The article has been removed immediately after the columnist posted about it on social media. And the removal became news on other news portals. So the Catholics went after the web archive and had it removed from there as well. Now that made it even more interesting. (Read it here.)
Doom mongering and chastising their members for not sacrificing enough is a classic catholic and religionist theme, it should not be surprising. But it was especially provocative in the face of the massive taxpayer billions (10 million euros on the festival plus 20 million on the venue) that were gone with the excuse of this event.
Not to mention the even bigger sums that have been handed over to them during the pandemic (over 300 million euros in cash and dozens of high-value real estates) – and throughout Orbán’s political christianist reign in general (no one knows).
Shortly before the open-air festival began the organizers let go of the registration – in other words they stopped counting. Because the number was still only at 75 thousand, while the festival caused the biggest ever traffic disturbance in downtown Budapest and for the longest time, causing chaos and endless nuisance. Plus, the church really hates admitting they are a dying breed.
Even according to the massively manipulated census data (2011) only 5-8% of Hungarians attend church sometimes, in all denominations combined. That’s basically the Christmas service – and according to their self-admission, not counted at the church door – not actual church attendance, let alone religiosity. And even many of the self-identified “Christians” are really just christened as a baby – but assume that’s what matters. For them the question is which denomination – not whether they are religious at all. And if anyone asked whether they want their taxes to go to the church, they may be even less agreeable.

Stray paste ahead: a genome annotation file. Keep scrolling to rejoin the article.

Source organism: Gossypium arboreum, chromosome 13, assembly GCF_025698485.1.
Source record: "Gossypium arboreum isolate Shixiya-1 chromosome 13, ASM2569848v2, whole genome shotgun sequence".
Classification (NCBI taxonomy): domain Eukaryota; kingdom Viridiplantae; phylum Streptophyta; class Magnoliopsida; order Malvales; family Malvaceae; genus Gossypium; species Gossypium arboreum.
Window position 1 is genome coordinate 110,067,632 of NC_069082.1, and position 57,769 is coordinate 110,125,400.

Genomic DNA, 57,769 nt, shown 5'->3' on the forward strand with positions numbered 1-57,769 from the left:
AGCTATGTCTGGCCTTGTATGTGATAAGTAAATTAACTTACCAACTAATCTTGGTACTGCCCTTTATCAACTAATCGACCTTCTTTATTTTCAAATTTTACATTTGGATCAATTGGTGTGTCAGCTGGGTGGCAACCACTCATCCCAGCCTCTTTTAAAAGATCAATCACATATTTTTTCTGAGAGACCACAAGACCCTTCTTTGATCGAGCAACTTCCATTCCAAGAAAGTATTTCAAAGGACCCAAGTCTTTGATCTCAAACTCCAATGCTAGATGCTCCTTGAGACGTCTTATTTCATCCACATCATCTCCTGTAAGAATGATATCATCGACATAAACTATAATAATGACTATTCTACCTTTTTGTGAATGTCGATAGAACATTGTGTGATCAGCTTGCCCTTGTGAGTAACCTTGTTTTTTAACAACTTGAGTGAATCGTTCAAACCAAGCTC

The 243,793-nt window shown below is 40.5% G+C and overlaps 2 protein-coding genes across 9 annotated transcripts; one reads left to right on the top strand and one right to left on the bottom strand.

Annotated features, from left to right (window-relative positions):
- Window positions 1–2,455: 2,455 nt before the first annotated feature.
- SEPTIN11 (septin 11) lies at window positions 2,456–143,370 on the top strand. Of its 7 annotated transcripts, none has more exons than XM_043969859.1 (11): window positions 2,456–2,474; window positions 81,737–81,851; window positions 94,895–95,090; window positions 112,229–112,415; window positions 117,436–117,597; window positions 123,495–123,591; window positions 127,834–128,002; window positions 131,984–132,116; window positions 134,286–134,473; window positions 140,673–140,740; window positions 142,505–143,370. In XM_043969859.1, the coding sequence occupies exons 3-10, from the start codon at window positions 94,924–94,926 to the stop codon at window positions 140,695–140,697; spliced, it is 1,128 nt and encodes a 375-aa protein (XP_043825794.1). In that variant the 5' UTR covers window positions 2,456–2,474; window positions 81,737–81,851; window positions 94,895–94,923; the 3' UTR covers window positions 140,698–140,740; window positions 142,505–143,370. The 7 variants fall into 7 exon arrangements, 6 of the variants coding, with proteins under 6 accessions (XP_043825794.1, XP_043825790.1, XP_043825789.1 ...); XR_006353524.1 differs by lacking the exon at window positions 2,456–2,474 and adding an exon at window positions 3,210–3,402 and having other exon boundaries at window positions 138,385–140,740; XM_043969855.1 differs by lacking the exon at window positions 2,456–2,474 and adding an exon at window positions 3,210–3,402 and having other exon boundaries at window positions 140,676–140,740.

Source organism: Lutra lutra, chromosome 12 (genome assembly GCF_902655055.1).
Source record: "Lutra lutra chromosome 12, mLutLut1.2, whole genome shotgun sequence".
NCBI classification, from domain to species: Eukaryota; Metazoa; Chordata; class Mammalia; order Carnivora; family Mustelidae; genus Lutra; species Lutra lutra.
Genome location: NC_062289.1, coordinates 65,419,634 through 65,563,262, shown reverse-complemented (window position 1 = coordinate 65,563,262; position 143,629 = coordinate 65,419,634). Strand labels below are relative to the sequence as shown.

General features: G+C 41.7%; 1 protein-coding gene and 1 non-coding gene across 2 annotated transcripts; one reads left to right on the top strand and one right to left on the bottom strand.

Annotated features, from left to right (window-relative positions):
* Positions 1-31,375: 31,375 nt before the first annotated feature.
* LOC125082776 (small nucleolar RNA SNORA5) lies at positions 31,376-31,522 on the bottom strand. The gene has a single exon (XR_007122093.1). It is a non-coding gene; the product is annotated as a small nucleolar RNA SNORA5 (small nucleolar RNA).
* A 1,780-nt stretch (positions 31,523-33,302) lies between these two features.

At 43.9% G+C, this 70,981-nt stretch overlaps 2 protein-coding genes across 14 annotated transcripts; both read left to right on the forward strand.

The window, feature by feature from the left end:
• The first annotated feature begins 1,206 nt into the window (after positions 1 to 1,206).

Indeed, the percentage of people who voluntarily send their 1% (the amount of their taxes they can earmark to a cause of their choice every year) to the church is not even among the first 50 recipients. The majority send their 1% to healthcare causes, civil society and animal shelters instead.
So Orbán made another 1% available that must go specifically to a church. According to the 2019 tax returns, 650 thousand people picked the Catholic church (from the church list) to receive their church-earmarked 1% (that could not go to a real cause, only to a church).
There were supposedly 3.8 million Catholics according to the census data in 2011, but don’t be picky. Many of them are old and don’t pay taxes anymore. But 650k is still a lot – and you could argue that they could run their hobby on their own dime. Especially after two millennia of eye watering state support to churches, sitting on a phenomenal amount of real estate and assets and supposedly having a hold of hearts and minds and a wide appeal. Surely, such an organization could crowd fund the hell out of their fans.